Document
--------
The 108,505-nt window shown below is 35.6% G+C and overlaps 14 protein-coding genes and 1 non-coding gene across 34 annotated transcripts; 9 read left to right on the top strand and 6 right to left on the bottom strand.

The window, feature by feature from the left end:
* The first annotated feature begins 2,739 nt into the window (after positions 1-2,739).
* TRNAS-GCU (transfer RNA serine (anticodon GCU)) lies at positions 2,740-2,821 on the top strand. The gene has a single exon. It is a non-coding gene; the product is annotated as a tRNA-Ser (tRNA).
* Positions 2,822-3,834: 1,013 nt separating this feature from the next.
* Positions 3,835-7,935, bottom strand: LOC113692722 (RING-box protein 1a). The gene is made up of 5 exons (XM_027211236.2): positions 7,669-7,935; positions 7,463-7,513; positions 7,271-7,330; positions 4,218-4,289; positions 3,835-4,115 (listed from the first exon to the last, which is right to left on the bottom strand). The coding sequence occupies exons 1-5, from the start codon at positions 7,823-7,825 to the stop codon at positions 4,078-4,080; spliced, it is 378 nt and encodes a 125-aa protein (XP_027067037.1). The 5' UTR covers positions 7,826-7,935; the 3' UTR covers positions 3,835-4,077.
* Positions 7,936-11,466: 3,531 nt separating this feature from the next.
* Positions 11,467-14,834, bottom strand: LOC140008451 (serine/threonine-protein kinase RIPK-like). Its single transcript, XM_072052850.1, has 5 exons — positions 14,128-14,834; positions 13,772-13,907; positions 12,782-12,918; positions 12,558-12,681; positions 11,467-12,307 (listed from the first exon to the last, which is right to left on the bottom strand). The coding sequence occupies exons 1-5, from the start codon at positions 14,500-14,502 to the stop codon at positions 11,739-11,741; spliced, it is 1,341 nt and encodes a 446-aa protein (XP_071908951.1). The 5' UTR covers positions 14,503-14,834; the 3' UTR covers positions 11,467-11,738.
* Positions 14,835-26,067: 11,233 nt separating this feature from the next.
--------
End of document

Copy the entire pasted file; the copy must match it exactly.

The 108,505-nt window shown below is 35.6% G+C and overlaps 14 protein-coding genes and 1 non-coding gene across 34 annotated transcripts; 9 read left to right on the top strand and 6 right to left on the bottom strand.

The window, feature by feature from the left end:
* The first annotated feature begins 2,739 nt into the window (after positions 1-2,739).
* TRNAS-GCU (transfer RNA serine (anticodon GCU)) lies at positions 2,740-2,821 on the top strand. The gene has a single exon. It is a non-coding gene; the product is annotated as a tRNA-Ser (tRNA).
* Positions 2,822-3,834: 1,013 nt separating this feature from the next.
* Positions 3,835-7,935, bottom strand: LOC113692722 (RING-box protein 1a). The gene is made up of 5 exons (XM_027211236.2): positions 7,669-7,935; positions 7,463-7,513; positions 7,271-7,330; positions 4,218-4,289; positions 3,835-4,115 (listed from the first exon to the last, which is right to left on the bottom strand). The coding sequence occupies exons 1-5, from the start codon at positions 7,823-7,825 to the stop codon at positions 4,078-4,080; spliced, it is 378 nt and encodes a 125-aa protein (XP_027067037.1). The 5' UTR covers positions 7,826-7,935; the 3' UTR covers positions 3,835-4,077.
* Positions 7,936-11,466: 3,531 nt separating this feature from the next.
* Positions 11,467-14,834, bottom strand: LOC140008451 (serine/threonine-protein kinase RIPK-like). Its single transcript, XM_072052850.1, has 5 exons — positions 14,128-14,834; positions 13,772-13,907; positions 12,782-12,918; positions 12,558-12,681; positions 11,467-12,307 (listed from the first exon to the last, which is right to left on the bottom strand). The coding sequence occupies exons 1-5, from the start codon at positions 14,500-14,502 to the stop codon at positions 11,739-11,741; spliced, it is 1,341 nt and encodes a 446-aa protein (XP_071908951.1). The 5' UTR covers positions 14,503-14,834; the 3' UTR covers positions 11,467-11,738.
* Positions 14,835-26,067: 11,233 nt separating this feature from the next.